How the Sabbatical Year Affects Jews the World Over (Shmittah 5754)

May 4, 2004

According to tradition, it took Joshua seven years to conquer the Land of Israel, and another seven years to divide it among the various tribes and individuals. The Talmud tells us that only after these fourteen years, when the conquest of the land had been completed, was it endowed with kedushah, holiness, with respect to the observance of the various agricultural mitzvos. Thus, the fifteenth year after the entry into the Land of Israel was the first year counted for the purpose of determining the shmittah and yovel cycles. Every seventh year thereafter was to be observed as shmittah, the sabbatical year, and after seven such shmittos, the fiftieth year was to have special observances as yovel, the Jubilee year.

Towards the end of the period of the first Temple, ten of the Twelve Tribes of Israel were exiled. The Torah states concerning the Jubilee year, “You shall proclaim liberty to the land and to all its inhabitants.” The Talmud derives from this statement that the yovel laws are binding only when all the tribes are present in the Land of Israel. Accordingly, during the last years of the first Temple period, the special mitzvos of the yovel were no longer Biblically binding (mid’oraisah).

Many years later, after the destruction of the second Temple, the rabbis of the Talmud had a dispute regarding the interpretation of the Torah passages referring to yovel. If there is neither a majority of the world Jewish population present in the Land of Israel, nor a representation of each of the tribes, the yovel year will not be observed Biblically. Would the Biblical mitzvah of shmittah be similarly precluded? The accepted view is that of Rabbi Yehuda Hanasi, that the mitzvah of shmittah is Biblically binding only when the majority of the world Jewish population is living in Eretz Yisrael, and there can be an observance of seven shmittos leading to a yovel year. As a result, it is generally accepted today that the laws of shmittah are binding mid’rabonon, according to Rabbinic law, not Biblical law, since we do not yet have the majority of the world Jewish population living in Eretz Yisrael, nor can it be established that there is representation of each tribe present today in Israel.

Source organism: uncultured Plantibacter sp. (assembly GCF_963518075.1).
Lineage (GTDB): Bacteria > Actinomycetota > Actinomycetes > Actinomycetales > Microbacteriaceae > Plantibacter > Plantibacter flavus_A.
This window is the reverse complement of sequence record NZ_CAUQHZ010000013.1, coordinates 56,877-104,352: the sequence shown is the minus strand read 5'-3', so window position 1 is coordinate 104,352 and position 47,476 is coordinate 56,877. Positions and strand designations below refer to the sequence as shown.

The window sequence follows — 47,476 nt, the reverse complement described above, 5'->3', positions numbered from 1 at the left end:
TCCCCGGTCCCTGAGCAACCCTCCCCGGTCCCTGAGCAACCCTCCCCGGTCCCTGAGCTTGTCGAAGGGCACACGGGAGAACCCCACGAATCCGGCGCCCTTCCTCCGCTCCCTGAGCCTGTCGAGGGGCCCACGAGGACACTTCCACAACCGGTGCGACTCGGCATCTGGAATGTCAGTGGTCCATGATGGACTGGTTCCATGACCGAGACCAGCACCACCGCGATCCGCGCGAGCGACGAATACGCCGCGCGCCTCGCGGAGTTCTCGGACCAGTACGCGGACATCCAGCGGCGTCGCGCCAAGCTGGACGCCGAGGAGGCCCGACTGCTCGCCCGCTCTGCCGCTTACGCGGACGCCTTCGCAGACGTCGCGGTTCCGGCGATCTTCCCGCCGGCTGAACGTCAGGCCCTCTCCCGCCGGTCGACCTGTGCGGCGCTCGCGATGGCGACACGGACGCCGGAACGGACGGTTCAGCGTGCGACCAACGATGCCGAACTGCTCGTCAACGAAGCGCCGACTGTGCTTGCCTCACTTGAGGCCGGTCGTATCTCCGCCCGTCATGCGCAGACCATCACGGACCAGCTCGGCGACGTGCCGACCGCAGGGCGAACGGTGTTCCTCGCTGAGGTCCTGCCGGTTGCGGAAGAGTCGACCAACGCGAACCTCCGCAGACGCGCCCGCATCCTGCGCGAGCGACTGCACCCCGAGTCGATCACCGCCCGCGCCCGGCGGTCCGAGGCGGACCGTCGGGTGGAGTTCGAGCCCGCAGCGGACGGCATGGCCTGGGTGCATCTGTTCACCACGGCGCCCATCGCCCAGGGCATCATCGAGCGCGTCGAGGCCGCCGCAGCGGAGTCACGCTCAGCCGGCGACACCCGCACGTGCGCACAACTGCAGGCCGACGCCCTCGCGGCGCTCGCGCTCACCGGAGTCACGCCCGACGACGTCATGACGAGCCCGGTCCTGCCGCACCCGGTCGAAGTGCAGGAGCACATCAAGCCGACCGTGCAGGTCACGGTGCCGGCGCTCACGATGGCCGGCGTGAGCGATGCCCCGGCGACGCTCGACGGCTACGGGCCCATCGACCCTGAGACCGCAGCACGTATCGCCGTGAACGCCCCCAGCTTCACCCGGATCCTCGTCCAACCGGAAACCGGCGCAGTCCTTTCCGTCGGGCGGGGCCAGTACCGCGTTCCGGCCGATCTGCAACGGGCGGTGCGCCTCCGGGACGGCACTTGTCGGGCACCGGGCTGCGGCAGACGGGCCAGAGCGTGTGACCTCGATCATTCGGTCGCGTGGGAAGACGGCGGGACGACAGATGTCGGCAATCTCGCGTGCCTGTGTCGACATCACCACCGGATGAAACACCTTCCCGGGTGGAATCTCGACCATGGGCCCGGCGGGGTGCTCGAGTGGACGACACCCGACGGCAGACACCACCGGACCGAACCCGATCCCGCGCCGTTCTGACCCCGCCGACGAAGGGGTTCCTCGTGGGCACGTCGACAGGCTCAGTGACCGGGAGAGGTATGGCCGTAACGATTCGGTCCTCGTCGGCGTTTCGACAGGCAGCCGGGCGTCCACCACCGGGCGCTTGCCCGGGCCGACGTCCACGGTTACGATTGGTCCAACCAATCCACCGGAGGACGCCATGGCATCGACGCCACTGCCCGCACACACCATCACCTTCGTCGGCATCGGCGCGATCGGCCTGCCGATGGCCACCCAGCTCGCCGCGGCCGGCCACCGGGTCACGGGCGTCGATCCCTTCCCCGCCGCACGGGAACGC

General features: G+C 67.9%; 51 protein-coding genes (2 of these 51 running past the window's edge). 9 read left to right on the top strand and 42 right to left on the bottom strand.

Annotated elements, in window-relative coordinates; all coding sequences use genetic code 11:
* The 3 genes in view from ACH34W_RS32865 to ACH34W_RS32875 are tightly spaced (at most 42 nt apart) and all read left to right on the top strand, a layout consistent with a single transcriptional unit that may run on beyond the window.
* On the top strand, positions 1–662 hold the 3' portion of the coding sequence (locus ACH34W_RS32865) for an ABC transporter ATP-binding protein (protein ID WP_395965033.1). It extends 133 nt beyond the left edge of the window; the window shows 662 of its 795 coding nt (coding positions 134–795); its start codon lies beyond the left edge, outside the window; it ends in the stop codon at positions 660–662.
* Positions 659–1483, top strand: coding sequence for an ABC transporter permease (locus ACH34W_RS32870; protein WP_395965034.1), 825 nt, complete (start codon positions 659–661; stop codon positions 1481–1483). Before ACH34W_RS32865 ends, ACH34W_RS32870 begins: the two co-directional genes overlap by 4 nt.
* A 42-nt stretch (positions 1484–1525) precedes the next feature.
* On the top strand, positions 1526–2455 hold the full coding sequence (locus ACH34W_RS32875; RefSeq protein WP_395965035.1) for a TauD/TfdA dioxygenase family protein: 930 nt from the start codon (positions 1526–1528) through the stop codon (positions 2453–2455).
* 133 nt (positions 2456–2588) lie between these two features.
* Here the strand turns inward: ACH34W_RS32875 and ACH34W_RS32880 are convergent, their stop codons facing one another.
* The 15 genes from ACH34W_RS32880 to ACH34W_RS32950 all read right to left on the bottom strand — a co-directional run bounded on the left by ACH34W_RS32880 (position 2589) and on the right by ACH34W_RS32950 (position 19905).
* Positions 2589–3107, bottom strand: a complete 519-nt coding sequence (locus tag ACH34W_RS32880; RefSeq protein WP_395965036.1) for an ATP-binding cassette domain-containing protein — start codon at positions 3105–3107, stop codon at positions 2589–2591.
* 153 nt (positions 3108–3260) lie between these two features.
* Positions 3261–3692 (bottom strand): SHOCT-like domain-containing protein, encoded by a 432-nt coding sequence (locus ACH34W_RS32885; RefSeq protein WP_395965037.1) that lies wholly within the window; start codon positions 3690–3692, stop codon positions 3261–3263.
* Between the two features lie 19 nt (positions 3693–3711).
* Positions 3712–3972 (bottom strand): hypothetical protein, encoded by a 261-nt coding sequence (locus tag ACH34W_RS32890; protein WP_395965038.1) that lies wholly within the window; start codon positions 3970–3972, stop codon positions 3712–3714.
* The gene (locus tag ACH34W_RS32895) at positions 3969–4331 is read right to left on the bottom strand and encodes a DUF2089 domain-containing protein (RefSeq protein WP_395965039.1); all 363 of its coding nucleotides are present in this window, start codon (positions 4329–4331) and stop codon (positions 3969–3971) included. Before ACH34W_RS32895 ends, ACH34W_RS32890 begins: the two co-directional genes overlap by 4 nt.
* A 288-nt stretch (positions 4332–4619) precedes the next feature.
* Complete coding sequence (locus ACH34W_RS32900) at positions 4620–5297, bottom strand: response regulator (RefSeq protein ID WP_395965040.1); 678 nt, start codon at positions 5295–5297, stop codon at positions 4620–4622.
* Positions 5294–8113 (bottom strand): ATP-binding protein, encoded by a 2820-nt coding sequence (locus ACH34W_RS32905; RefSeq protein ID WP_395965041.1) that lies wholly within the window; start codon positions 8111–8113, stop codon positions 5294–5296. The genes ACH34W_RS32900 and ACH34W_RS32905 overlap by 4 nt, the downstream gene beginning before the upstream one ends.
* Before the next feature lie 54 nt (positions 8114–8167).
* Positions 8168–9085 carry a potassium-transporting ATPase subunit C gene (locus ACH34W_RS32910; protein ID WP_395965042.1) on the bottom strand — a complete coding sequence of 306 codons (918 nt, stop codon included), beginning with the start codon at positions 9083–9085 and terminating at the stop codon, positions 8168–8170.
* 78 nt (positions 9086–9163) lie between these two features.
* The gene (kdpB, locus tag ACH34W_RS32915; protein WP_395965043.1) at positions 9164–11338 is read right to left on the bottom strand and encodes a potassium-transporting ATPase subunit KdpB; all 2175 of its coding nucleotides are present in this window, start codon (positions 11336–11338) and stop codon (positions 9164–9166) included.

About a hundred years ago, a group of European gedolim (sages) suggested the following kula (leniency) regarding the observance of the shmitta laws. The Talmud states that there are sections of Syria which have the sanctity of Eretz Yisrael mid’rabonon, and that in those areas, selling the land to non-Jews canceled the entire need to observe the shmittah laws. It was therefore reasoned that since today in all of Eretz Yisrael the entire observance of shmittah is Rabbinic in nature, the sale of the land to non-Jews should cancel the laws of shmittah. This process became known as hetter mechirah, the permission to use land based on its sale to non-Jews.

Throughout the years there were many gedolim who rejected the hetter mechirah for a variety of reasons. The Chief Rabbinate in Israel, however, officially accepts it and arranges for the sale. Yet, as the years go on, an increasing number of individuals have become aware of the questionable nature of the hetter mechirah and have chosen to avoid relying on it.

Even those gedolim who allowed the sale of the land for the purpose of canceling the laws of shmittah, did so only because of the unusually difficult economic circumstances then prevailing in Israel. Rabbi Joseph B. Soloveitchik zt“l was of the opinion that for those living in America it is improper to use products that rely on the hetter. Moreover, his father, Rabbi Moshe Soloveitchik zt“l, was of the opinion that Eretz Yisrael today is the possession of the entire Jewish people and as such, simply does not lend itself to any sale. Products under OU supervision do not rely on the hetter mechirah.
While many aspects of shmittah observance apply only to the farmers, relating to the various forms of agricultural work on the land, there are also several issues which affect consumers and the public at large.
One major issue facing the consumer is that of sefichim. Sefichim are grains and vegetables which grow by themselves during the shmittah year and which may not be eaten. There is a dispute among the Tanaim as to whether this prohibition is Biblical or Rabbinic in origin. The prevailing opinion is that sefichim are prohibited mid’rabonon. The basis for this prohibition was the concern that some farmers might violate the Shmittah laws, plant new crops and claim that the crops had grown on their own. To prevent this potential abuse, even those crops that grew by themselves, sefichim, were prohibited.